In the game of life, the same thing applies. Don’t bet too much on a single decision. Bet on the ones following. So when I heard someone telling his story and conclude: “That was the single-most important decision in my life”, I know there’s much more to that.


There’s a saying: “Happiness is a journey, not a process”. By thinking life as a game, I grasp this concept much better. I constantly remind myself about the game of life when I get into tough situations, accepting the moves I’ve made, and start to think of the next move.


Treat life as a game, and see how good a player you could be?

3 responses so far

On Money

Aug 18 2011

(The few hard-earned lessons I got about money)

When I expected to get 400$ for a job I was about to do, someone helped me to get 1000$ instead. Surprisingly, I didn’t feel any better, as I thought I would. I felt bad, actually. To alleviate the guilt, I made sure I did 1000$ worth of work.

It’s not about how much they pay, it’s about whether you feel you deserve the amount. It’s not the more money you get that makes you satisfied, it’s the higher you think you’re worth.


When you’re doing well with your work, or happy with friends, it’s no problem spending more than usual to have a good break. But when you’re stuck with work, stressed with school, or just merely in a bad mood, you start to question if the penny spent is well justified.

It’s not about how much you spend, it’s about how the spending is justified, and most of the times, that depends on your mood and situation.


Remember this, always: What can be solved by money, should be solved by money.

4 responses so far

Happy Birthday Singapore

Aug 09 2011

Happy birthday, Singapore.

It’s amazing to see you grow all these years. 4 years living here, and you never fail to amaze me, every time. I’m sure there’s more to come.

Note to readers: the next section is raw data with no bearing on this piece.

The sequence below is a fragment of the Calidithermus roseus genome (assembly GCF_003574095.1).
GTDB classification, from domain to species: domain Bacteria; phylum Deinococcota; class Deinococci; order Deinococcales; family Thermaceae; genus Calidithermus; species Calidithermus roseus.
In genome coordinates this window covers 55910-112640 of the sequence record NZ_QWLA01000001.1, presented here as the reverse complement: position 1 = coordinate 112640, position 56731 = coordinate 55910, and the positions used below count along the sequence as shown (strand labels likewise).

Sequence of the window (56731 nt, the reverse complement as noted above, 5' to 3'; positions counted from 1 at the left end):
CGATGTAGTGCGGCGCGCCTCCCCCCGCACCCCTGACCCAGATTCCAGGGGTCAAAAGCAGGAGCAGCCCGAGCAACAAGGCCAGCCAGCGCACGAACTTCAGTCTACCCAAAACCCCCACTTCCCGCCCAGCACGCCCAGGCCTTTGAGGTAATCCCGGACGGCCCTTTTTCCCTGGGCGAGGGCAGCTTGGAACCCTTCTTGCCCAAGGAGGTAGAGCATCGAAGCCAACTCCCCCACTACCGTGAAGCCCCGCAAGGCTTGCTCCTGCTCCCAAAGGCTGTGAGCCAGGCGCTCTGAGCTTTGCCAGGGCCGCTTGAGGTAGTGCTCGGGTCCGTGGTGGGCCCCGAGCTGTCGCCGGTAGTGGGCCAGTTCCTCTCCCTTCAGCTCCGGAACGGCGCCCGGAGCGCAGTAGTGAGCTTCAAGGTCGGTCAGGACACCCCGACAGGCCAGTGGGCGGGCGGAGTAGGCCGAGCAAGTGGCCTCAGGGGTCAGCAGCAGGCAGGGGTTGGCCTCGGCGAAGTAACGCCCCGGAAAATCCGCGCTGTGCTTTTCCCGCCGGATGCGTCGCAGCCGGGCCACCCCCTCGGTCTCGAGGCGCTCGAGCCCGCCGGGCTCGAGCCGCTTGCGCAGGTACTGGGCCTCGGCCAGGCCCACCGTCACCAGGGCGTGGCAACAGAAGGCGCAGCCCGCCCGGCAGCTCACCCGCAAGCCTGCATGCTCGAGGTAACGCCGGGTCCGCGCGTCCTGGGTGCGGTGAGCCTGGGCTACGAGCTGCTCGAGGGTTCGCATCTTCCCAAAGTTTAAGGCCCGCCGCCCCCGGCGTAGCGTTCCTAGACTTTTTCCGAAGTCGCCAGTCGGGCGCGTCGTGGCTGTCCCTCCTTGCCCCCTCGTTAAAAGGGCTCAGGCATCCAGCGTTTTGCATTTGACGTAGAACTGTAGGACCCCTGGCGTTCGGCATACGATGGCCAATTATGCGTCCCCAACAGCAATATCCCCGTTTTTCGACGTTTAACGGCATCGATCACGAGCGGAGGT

And in your growth, I see myself growing with you. I am what I am today because of you. With your help, I’m on my way realizing my callings in life. I am grateful for what you’ve done to me.

Happy birthday, again, Singapore. I owe you huge.

2 responses so far

Pack Stuff

Aug 07 2011

I love to move house.

When I pack my stuff, I get to decide which ones to throw away, and which ones to bring along with me. Then I realized how little stuff I actually need to live by. The more stuff I’m able to throw away without hesitation, the more content I feel, as it signifies a way of life I’ve been trying to live: a minimalistic life.

Consumerism has deeply rooted into this society. And that is just sad.

3 responses so far

Thủ tục gia hạn hộ chiếu (renew Vietnamese passport) tại Singapore

Jul 30 2011

Do hôm bữa có chuyện cần phải renew passport lại, mà lên trang web của ĐSQ VN tại Sing thông tin ko đấy đủ cho lắm, làm mình phải hỏi vòng vòng & chạy đi chạy lại mấy lần. Hôm nay quyết định viết cái này cho những bạn sau này có nhu cầu, hy vọng nó sẽ hiện ra ở Google search.

Địa chỉ:
10 Leedon Park (S) 267887
Bus stop gần nhất: Holland Village (7, 61, 75, 77, 95, 165, 970). Xuống bus đi bộ khoảng 15 phút là tới.

Cần đem theo:

  • 2 ảnh thẻ 4×6
  • Passport cũ
  • Tiền mặt (ĐSQ ko nhận thanh toán bằng NETS/Credit Card)
  • (Update Aug 2016) CMND

Lệ phí:

  • Lệ phí renew passport: 105 SGD. Thời gian: 3 tuần.
  • Phí làm nhanh (nếu muốn): thêm 40 SGD (lấy trong vòng 1 tuần – 10 ngày).

Không giống như renew passport ở VN, bạn sẽ được cầm passport + student pass/long-term pass về nhà (ĐSQ chỉ cần bản copy của passport bạn thôi, họ sẽ photocopy ngay tại đó).